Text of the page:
I grew up as one of nine children from an Irish-Catholic background in Bilston, a town in the west midlands. Our family took up a whole pew each Sunday in the local church. We were five girls and four boys. Our parents had moved from an exquisitely beautiful part of Ireland to the industrialised midlands of England where we grew up – Dad from Kerry and Mom from the Burren on the West coast. Dad, a quiet, intelligent, sensitive man, had to leave school at 14 and, following the Irish tradition, their small farm was given to his eldest brother, thus forcing Dad, along with many young Irish men, to seek work outside Ireland. Mom, like many Irish girls, travelled to Britain to do her nurse’s training, in her case at Hallam Hospital, West Bromwich. She now features in a local history book of the area. One of Mom’s famous stories is of hiding in the wardrobe during air raid warnings. I don’t think it would have helped her much had a real bomb dropped on the hospital!
We grew up as a fairly isolated Irish Catholic family with no extended family of aunts, uncles or cousins living nearby. We did not meet any of our grandparents who were all back in Ireland and passed away before we had the chance to see them. We were fairly poor, in fact very poor by today’s western standards, and holidays did not feature in our lives. Later on, mom and dad might take one or two of us back to Ireland with them on their rare visits. One of my earliest memories is of riding with my uncle on the back of a horse and cart, carrying the pails of milk to the dairy. This was a world away from the iron foundries and industrialisation of the Midlands. It made me realise later how my dad, in particular, suffered by being so far away – physically and spiritually – from his home country.
Our relatively isolated status meant that the local Catholic Church with its social club was a focal point for our family life. The Catholic Church was cultural and unquestioning in our family. We also thankfully grew up relatively free from prejudice as our own parents were first-generation immigrants. All the difficulties and pitfalls they went through gave them much empathy towards the influx of both Asian and Caribbean immigrants throughout the 1950s and 60s. My mother, who was by this time a district nurse, would always remark on the care and kindness of Indian families – especially towards their elderly relatives. We have a lovely photograph of my dad’s retirement ceremony, with him standing next to a Sikh man with a turban and the longest of beards, who was retiring on the same day. This juxtaposition of cultures has always been a feature of my life and I have always been struck by the similarities between people from a variety of backgrounds in spite of cultural differences.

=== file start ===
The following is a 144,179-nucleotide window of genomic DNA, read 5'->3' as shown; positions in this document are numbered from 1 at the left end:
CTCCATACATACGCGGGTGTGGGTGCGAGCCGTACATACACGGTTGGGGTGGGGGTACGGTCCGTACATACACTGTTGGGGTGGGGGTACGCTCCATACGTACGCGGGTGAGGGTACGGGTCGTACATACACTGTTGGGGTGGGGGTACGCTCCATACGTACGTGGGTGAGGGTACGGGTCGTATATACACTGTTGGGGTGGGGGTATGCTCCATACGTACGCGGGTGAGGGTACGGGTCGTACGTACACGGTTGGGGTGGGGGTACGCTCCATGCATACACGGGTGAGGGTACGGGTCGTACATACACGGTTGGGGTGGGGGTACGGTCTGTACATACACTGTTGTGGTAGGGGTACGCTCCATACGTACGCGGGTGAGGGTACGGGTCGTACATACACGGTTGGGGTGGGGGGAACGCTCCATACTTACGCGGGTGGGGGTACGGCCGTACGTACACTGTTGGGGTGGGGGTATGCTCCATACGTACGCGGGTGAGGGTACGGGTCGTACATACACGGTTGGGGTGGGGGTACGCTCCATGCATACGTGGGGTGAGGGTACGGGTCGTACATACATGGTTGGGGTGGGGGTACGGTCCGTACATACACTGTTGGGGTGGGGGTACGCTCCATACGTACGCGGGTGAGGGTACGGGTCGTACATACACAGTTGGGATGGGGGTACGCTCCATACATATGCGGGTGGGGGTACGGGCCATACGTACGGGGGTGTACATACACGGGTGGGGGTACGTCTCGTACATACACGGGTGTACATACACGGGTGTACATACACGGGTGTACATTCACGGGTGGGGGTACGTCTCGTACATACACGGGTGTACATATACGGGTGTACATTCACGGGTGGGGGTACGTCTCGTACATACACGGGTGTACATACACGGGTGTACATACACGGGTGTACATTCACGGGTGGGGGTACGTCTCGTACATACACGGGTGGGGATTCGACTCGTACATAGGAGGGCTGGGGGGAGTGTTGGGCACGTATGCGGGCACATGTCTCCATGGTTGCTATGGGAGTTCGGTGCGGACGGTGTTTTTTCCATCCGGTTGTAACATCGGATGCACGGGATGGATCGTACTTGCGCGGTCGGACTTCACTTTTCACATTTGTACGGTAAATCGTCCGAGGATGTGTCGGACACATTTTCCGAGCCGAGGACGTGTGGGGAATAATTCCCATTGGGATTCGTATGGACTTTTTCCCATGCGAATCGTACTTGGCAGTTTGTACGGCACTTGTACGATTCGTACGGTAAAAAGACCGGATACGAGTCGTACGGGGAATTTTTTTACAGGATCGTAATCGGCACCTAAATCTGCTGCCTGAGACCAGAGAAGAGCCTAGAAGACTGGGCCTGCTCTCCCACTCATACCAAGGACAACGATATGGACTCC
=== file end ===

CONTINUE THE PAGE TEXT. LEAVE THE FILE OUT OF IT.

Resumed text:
So perhaps my ‘Bahá’í journey’ unconsciously began when the sphere of influence changed a little at 11 years old as I passed the ‘Eleven-Plus’ exam and won a place at the local and Protestant Girls’ Grammar School. I can’t honestly say this was a questioning time for me but I was delighted to ‘get out of’ morning assembly and Religious Education lessons, alongside all the other Catholic girls at the school. We were like a little ‘outsiders’ club and the rebellious streak in me felt great enjoyment in ‘missing something!’ I also recall feeling important, as the Catholic girls were served fish rather than meat for Friday school dinners.
I started university studies in 1973 at Newman Catholic College, which came under Birmingham University. I chose French, not my best subject but because I was desperate to travel and see something of the world beyond the industrialised West Midlands. I was aware that this course would allow me some opportunities for travel – at least to France.
During my third and final year, one of my best friends announced that she had not only been going to Bahá’í meetings but she had become a Bahá’í. Within the confines of a Catholic Teacher Training College we had simply never heard of this Faith and in those days there was little exploration of contemporary faiths. I was both shocked and anxious for her and I immediately asked if I could come to one of these Bahá’í meetings to check it out.
In this way, I attended my first Bahá’í meeting. I remember a man there, Pat Green, together with his wife who was called Patricia (the two Pats). There were John and Sandy from New Zealand and a larger-than-life character, Hamid Farabi, who later went on to pioneer in Trinidad with Kathy to whom he was engaged at the time. I also became close friends with Pari Yeganeh, who was a Baha’i then living in Birmingham.
I finished University in the summer of 1976 and my overriding memory is of having fun with this big multinational group of Bahá’í friends – so stimulating and enlightening for a girl from Wolverhampton who had hardly travelled. It was such a happy time, meeting and interacting with a diverse group from a variety of ethnic backgrounds. There was so much love and laughter interspersed with stimulating and deep conversations on the nature of religion, specifically on the unitary nature of one God and the belief that all the major faiths have progressively, over historical time, originated from the same God. This seemed to make perfect sense to me as I often found it hard to reconcile the belief taught at the weekly ‘Catholicism class’ (a session with our local Parish Priest for all the Catholics attending Non-Catholic Schools) that it was only Christians – Catholics in particular – who would be ‘saved’. I remember wondering what would happen to my Protestant friends at School…